He who turns battered pianos into Formula Ones

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TEA with Gershwin: Pianist Charl du Plessis in conversation. Photograph by Robyn Sassen.

HE’S DEVASTATINGLY SUAVE but quietly spoken; he’s funny and earnest at the same time and when he sits at the piano, the world becomes a friendlier place. Meet Charl du Plessis who performs a week-long season at Auto and General Theatre on the Square in Sandton, this week. This Steinway artist who performs with Nataniël and has his own trio is the magic ingredient in any music line up. He recently chatted to My View about the magic of Gershwin, the vagaries of self-promotion and the wonder of straddling jazz and classics, to say nothing of the treasures you can find in a piano’s belly.

Trained classically both locally and abroad, du Plessis’s knack at improvisation is arguably the wizardry that makes his work fly. Nearly 10 years ago, he formed a jazz trio – which today comprises Werner Spies on bass and Peter Auret on drums.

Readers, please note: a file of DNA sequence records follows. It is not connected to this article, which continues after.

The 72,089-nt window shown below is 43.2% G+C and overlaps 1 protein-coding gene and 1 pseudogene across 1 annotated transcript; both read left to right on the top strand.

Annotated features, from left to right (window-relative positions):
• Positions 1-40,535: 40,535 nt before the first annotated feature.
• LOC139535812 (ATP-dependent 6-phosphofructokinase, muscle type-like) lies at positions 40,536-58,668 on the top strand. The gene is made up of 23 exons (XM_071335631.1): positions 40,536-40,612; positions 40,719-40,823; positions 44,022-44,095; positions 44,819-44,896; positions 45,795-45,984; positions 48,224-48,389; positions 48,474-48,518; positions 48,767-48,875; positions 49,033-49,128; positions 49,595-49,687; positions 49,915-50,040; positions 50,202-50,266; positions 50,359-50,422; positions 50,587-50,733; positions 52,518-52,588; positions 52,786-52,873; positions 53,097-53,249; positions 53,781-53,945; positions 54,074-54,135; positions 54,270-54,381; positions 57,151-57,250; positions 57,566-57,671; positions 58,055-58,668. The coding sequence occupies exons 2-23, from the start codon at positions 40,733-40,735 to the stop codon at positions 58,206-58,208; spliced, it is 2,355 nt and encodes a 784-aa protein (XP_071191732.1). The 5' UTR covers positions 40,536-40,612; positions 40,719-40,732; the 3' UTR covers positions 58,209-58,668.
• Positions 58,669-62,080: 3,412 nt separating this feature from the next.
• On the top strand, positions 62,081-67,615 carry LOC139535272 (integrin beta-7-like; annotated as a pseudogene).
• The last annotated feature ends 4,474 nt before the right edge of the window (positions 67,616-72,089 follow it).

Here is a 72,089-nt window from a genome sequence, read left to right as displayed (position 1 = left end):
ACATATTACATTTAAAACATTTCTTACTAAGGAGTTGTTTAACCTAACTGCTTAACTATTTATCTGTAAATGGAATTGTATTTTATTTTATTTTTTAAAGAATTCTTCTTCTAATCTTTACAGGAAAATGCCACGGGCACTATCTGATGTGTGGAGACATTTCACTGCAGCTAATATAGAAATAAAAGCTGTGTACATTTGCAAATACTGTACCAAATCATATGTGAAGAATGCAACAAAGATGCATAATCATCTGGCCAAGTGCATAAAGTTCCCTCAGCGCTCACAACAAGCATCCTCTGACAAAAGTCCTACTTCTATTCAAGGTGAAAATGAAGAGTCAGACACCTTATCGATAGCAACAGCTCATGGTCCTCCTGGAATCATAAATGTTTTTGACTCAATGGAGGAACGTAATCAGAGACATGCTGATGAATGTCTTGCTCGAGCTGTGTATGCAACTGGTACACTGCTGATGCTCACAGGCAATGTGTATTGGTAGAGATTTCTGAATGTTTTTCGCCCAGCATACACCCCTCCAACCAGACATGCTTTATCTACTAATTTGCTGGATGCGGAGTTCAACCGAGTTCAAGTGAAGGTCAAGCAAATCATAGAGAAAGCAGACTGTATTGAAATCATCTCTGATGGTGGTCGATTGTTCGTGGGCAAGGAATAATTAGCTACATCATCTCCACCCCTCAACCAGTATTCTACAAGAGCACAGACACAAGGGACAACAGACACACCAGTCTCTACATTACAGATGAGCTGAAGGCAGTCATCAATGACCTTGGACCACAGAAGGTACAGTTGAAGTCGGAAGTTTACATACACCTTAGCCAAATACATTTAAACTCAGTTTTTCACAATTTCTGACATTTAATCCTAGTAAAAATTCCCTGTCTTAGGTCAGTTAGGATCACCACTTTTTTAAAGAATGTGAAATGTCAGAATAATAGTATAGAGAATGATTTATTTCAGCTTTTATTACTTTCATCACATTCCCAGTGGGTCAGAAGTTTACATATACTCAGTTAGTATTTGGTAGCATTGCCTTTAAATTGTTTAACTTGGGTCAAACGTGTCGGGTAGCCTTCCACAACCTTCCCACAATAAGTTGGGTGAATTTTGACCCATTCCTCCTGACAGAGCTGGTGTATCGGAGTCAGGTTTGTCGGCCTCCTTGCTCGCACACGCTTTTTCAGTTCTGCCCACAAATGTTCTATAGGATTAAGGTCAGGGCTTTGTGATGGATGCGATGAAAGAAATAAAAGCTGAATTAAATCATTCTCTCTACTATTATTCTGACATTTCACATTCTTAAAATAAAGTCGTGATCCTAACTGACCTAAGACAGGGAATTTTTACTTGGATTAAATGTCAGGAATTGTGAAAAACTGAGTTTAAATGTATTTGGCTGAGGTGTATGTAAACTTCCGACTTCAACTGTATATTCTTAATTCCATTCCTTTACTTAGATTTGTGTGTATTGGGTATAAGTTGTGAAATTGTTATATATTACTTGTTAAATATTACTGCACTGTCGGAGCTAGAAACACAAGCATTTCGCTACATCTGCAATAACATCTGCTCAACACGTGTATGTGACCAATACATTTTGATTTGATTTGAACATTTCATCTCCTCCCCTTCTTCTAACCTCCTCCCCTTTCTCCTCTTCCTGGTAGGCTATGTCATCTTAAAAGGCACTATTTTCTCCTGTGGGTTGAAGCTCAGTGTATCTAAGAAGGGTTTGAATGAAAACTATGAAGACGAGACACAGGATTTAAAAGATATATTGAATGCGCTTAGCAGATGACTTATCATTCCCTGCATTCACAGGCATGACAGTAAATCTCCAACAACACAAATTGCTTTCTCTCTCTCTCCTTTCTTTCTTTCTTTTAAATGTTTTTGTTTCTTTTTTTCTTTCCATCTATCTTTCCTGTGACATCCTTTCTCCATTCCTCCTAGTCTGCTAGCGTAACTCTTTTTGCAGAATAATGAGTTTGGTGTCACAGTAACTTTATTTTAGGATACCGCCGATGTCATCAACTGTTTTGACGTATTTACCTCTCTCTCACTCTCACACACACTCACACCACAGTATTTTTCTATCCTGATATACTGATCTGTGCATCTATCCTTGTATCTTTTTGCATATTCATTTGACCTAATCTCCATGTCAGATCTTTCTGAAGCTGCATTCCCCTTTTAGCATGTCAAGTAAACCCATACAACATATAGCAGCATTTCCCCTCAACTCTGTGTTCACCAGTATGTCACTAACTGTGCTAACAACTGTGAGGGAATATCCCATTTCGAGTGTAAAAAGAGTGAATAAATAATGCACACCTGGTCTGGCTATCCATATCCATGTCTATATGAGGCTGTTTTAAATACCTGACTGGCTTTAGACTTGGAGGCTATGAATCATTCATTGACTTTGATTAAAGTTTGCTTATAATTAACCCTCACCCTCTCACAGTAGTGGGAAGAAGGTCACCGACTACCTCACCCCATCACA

“We started playing the kind of jazz you would find anywhere else in the world. And then something strange began to happen. Over the years in my repertoire, classics and jazz started to merge. More and more. Eventually, I realised I quite like taking classical music and turning it into a kind of jazzy sound, but still keeping the inherent quality of the original classical music. It sort of stimulates both markets.

“Jazz people like it, because they can understand and it opens the doors to classical music for them. And the classical music lovers recognise Vivaldi’s Four Seasons, or Air on a G string by Bach, and all of a sudden it’s new and fresh and they have a smile on their face. I’m not the first person to do something like this, but I have had success with it, and it’s certainly artistically gratifying for me.